1975- Paul McCartney and Wings arrive at Sea-Saint Studios in New Orleans to begin sessions for Venus and Mars.
1974 - Peter Benchley's Jaws is published.
1970 - Eight John Lennon lithographs are confiscated from a London gallery by Scotland Yard's Obscene Publications Squad. The offending works are nude line drawings of John and Yoko Ono.
1969 - Creedence Clearwater Revival, Fleetwood Mac and bluesman Albert Collins start a four-night run at the Fillmore West.
1961 - Mickey Mantle signs a $75,000-per-season contract with the New York Yankees that makes him the highest paid baseball player in the American League.
1957 - The Cavern Club opens. The former Liverpool jazz club will help launch The Beatles' career in the early '60s.
2002 - George Harrison's first post-Beatles single, 1970's "My Sweet Lord," is re-released.
1997 - Carolyn Garcia wins her claim to a five-million-dollar divorce settlement from the estate of Jerry Garcia.
1994 - Singer-songwriter Harry Nilsson dies of heart disease at 53.
1993 - Neil Young performs "Harvest Moon" and "Unknown Legend" on The Tonight Show. Jimi Hendrix, The Yardbirds, Bobby "Blue" Bland, Booker T. & the M-G's, Johnny Cash,
1992 - Bill Graham, The Isley Brothers and Sam & Dave are all inducted into the Rock and Roll Hall of Fame.
1984 - Mick Jagger joins Bette Midler at New York's Peppermint Lounge to tape a video for her version of The Rolling Stones' "Beast of Burden."
1982- The Police kick off the first leg of their Ghost in America U-S arena tour at Boston Garden. The Go-Go's are their opening act.
1977 - The Eagles' Hotel California tops the U-S album chart for the first time. It will spend a total of eight weeks at number-one, though not consecutively.
1974 - Happy Days premieres.
1969 - George Harrison rejoins The Beatles five days after he'd walked out of the Get Back sessions over disagreements with John Lennon.
1967 - The Rolling Stones perform "Let's Spend the Night Together" on The Ed Sullivan Show. Mick Jagger was asked to tone down the song's lyrics to "let's spend some time together,"
1967 - The Green Bay Packers defeat the Kansas City Chiefs 35-to-10 in the first Super Bowl.
1965- The Who's first single, "I Can't Explain," is released in the U-K.
1964 - Capitol Records, finally confident in The Beatles' potential, goes to court to stop independent labels Swan and Vee-Jay from distributing the older Beatle tracks they'd leased -- deals that were signed only after Capitol had passed on releasing the songs.
1919 - 21 people are killed when two-million gallons of molasses flood the streets of Boston.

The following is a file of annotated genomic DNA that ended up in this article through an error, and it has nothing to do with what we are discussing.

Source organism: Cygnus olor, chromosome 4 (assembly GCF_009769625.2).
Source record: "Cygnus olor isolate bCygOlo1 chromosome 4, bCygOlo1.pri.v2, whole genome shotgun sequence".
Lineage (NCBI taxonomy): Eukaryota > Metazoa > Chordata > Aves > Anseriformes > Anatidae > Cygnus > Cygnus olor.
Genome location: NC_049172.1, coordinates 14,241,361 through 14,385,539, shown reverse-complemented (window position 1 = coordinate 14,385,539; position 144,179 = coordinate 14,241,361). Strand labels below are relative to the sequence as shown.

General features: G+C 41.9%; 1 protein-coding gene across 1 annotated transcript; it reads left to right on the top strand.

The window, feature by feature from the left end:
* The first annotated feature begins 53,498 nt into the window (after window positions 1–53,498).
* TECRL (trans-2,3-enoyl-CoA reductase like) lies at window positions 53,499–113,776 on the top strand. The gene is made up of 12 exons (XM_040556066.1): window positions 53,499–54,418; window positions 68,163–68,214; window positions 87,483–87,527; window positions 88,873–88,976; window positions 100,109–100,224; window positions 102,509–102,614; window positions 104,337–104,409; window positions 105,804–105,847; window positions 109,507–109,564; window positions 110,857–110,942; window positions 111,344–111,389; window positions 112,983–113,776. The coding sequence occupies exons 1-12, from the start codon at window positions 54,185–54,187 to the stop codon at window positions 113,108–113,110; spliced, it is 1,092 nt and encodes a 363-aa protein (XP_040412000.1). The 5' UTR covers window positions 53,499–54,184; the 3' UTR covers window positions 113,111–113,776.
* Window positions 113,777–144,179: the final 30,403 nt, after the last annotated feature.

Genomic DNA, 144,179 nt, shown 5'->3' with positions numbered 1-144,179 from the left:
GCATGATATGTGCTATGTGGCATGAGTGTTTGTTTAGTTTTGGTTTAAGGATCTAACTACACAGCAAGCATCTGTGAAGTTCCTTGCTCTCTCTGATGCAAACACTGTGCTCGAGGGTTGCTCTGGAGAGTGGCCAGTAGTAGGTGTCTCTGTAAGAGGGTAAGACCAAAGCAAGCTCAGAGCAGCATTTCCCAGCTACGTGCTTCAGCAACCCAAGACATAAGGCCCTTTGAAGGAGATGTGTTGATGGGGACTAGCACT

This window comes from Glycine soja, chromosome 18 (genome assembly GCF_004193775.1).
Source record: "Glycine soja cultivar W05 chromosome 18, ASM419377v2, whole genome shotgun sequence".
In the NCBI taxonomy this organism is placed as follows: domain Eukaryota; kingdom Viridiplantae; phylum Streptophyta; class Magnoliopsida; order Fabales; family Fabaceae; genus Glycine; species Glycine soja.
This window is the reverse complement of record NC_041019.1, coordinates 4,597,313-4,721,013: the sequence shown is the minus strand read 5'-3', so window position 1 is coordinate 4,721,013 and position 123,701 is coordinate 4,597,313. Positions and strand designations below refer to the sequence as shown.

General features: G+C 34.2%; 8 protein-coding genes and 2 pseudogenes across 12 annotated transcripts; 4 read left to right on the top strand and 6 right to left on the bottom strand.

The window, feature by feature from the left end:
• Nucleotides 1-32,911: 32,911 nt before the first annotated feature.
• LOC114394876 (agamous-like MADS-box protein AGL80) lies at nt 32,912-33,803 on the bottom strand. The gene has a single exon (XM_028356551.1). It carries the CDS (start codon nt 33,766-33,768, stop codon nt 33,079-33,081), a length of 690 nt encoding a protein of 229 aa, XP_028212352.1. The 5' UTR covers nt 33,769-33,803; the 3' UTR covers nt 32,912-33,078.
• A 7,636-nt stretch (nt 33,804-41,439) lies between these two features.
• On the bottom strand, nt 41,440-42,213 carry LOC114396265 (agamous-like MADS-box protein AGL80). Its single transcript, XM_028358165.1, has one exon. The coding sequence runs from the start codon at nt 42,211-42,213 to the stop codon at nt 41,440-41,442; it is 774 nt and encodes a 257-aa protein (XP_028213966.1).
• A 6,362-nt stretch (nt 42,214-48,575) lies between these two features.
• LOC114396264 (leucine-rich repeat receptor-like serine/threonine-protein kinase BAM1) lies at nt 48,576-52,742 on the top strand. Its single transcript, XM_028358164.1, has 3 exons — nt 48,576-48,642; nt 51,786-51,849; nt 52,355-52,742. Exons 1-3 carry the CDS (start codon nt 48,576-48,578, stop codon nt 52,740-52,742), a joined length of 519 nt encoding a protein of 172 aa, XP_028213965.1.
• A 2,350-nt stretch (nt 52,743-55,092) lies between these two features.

1892 - The rules of basketball are published for the first time, in Springfield, Massachusetts, where the game originated.
2004 - Ted Nugent receives more than 40 stitches to sew up a gash on his leg after he accidentally cuts himself with a chainsaw on the set of his V-H-1 show, Surviving Nugent: The Ted Commandments.
2002 - Bruce Springsteen helps E Street Band sax player Clarence Clemons celebrate his 60th birthday by joining "The Big Man" onstage in Connecticut.
2001- According to London's Daily Mail, 56-year-old Michael Douglas, who was once treated for sex addiction, has agreed to pay new wife Catherine Zeta-Jones five-million dollars if he's ever unfaithful to her.
2000- The U.S. Postal Service unveils the second Vietnam Veterans Memorial commemorative stamp in a ceremony at the Vietnam Veterans Memorial Wall in Washington, D-C.
2000 - Sharon Osbourne, Ozzy's wife and manager, quits as manager of The Smashing Pumpkins. She says, "I must resign due to medical reasons -- Billy Corgan was making me sick!"
2000 - Early Days: The Best of Led Zeppelin Volume One goes gold.
1984- On the same day his Thriller album crosses the 10-million mark, Michael Jackson is nominated for a dozen Grammy awards.
1974- The Steve Miller Band's single "The Joker" is certified gold.
1973- Owners of American League baseball teams vote to adopt the designated-hitter on a trial basis.
1967 - The Hollies begin recording "On a Carousel" at Abbey Road.
1964- The Beatles' "I Want to Hold Your Hand" enters the Cashbox singles chart. It will crack the rival Billboard chart a week later, on its way to becoming their first US number-one.
1964- The U-S Surgeon General issues a report that, for the first time, indicates that cigarette smoking may be hazardous to health.